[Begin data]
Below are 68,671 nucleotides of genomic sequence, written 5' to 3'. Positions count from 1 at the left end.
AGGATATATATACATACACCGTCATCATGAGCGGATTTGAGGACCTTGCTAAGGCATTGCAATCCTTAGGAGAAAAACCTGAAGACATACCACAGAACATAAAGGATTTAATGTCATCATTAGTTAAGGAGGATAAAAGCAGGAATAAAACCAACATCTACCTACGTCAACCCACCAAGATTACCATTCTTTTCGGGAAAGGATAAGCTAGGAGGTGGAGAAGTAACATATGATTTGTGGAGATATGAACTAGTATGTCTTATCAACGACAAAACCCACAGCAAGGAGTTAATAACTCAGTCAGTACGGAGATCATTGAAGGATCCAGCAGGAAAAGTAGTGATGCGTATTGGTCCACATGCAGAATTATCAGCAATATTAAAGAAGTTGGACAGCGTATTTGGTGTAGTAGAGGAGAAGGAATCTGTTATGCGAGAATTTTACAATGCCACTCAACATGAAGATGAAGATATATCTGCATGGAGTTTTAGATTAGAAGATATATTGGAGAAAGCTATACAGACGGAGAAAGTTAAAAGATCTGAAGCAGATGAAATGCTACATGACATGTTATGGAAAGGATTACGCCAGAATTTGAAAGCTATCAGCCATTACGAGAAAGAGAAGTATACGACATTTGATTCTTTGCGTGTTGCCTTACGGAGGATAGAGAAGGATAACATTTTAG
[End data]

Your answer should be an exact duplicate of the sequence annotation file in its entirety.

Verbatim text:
Below are 68,671 nucleotides of genomic sequence, written 5' to 3'. Positions count from 1 at the left end.
AGGATATATATACATACACCGTCATCATGAGCGGATTTGAGGACCTTGCTAAGGCATTGCAATCCTTAGGAGAAAAACCTGAAGACATACCACAGAACATAAAGGATTTAATGTCATCATTAGTTAAGGAGGATAAAAGCAGGAATAAAACCAACATCTACCTACGTCAACCCACCAAGATTACCATTCTTTTCGGGAAAGGATAAGCTAGGAGGTGGAGAAGTAACATATGATTTGTGGAGATATGAACTAGTATGTCTTATCAACGACAAAACCCACAGCAAGGAGTTAATAACTCAGTCAGTACGGAGATCATTGAAGGATCCAGCAGGAAAAGTAGTGATGCGTATTGGTCCACATGCAGAATTATCAGCAATATTAAAGAAGTTGGACAGCGTATTTGGTGTAGTAGAGGAGAAGGAATCTGTTATGCGAGAATTTTACAATGCCACTCAACATGAAGATGAAGATATATCTGCATGGAGTTTTAGATTAGAAGATATATTGGAGAAAGCTATACAGACGGAGAAAGTTAAAAGATCTGAAGCAGATGAAATGCTACATGACATGTTATGGAAAGGATTACGCCAGAATTTGAAAGCTATCAGCCATTACGAGAAAGAGAAGTATACGACATTTGATTCTTTGCGTGTTGCCTTACGGAGGATAGAGAAGGATAACATTTTAG